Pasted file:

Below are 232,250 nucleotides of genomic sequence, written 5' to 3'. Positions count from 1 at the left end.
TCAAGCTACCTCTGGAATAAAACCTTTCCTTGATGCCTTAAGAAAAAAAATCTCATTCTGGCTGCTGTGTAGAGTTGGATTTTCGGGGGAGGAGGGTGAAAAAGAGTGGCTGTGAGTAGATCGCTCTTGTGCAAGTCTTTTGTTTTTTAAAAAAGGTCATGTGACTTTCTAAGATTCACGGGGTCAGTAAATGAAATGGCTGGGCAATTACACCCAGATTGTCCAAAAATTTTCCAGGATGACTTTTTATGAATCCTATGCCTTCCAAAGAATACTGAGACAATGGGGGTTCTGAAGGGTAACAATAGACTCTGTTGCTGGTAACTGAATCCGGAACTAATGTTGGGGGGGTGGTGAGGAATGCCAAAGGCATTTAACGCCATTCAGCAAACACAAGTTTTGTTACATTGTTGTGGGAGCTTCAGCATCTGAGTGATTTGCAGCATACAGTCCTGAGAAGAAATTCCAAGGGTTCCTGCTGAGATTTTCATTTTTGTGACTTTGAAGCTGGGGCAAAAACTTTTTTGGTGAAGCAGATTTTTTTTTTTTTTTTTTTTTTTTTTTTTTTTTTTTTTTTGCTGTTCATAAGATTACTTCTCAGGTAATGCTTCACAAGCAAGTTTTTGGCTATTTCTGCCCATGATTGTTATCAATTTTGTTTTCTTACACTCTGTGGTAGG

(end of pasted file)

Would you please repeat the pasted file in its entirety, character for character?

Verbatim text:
Below are 232,250 nucleotides of genomic sequence, written 5' to 3'. Positions count from 1 at the left end.
TCAAGCTACCTCTGGAATAAAACCTTTCCTTGATGCCTTAAGAAAAAAAATCTCATTCTGGCTGCTGTGTAGAGTTGGATTTTCGGGGGAGGAGGGTGAAAAAGAGTGGCTGTGAGTAGATCGCTCTTGTGCAAGTCTTTTGTTTTTTAAAAAAGGTCATGTGACTTTCTAAGATTCACGGGGTCAGTAAATGAAATGGCTGGGCAATTACACCCAGATTGTCCAAAAATTTTCCAGGATGACTTTTTATGAATCCTATGCCTTCCAAAGAATACTGAGACAATGGGGGTTCTGAAGGGTAACAATAGACTCTGTTGCTGGTAACTGAATCCGGAACTAATGTTGGGGGGGTGGTGAGGAATGCCAAAGGCATTTAACGCCATTCAGCAAACACAAGTTTTGTTACATTGTTGTGGGAGCTTCAGCATCTGAGTGATTTGCAGCATACAGTCCTGAGAAGAAATTCCAAGGGTTCCTGCTGAGATTTTCATTTTTGTGACTTTGAAGCTGGGGCAAAAACTTTTTTGGTGAAGCAGATTTTTTTTTTTTTTTTTTTTTTTTTTTTTTTTTTTTTTTTGCTGTTCATAAGATTACTTCTCAGGTAATGCTTCACAAGCAAGTTTTTGGCTATTTCTGCCCATGATTGTTATCAATTTTGTTTTCTTACACTCTGTGGTAGG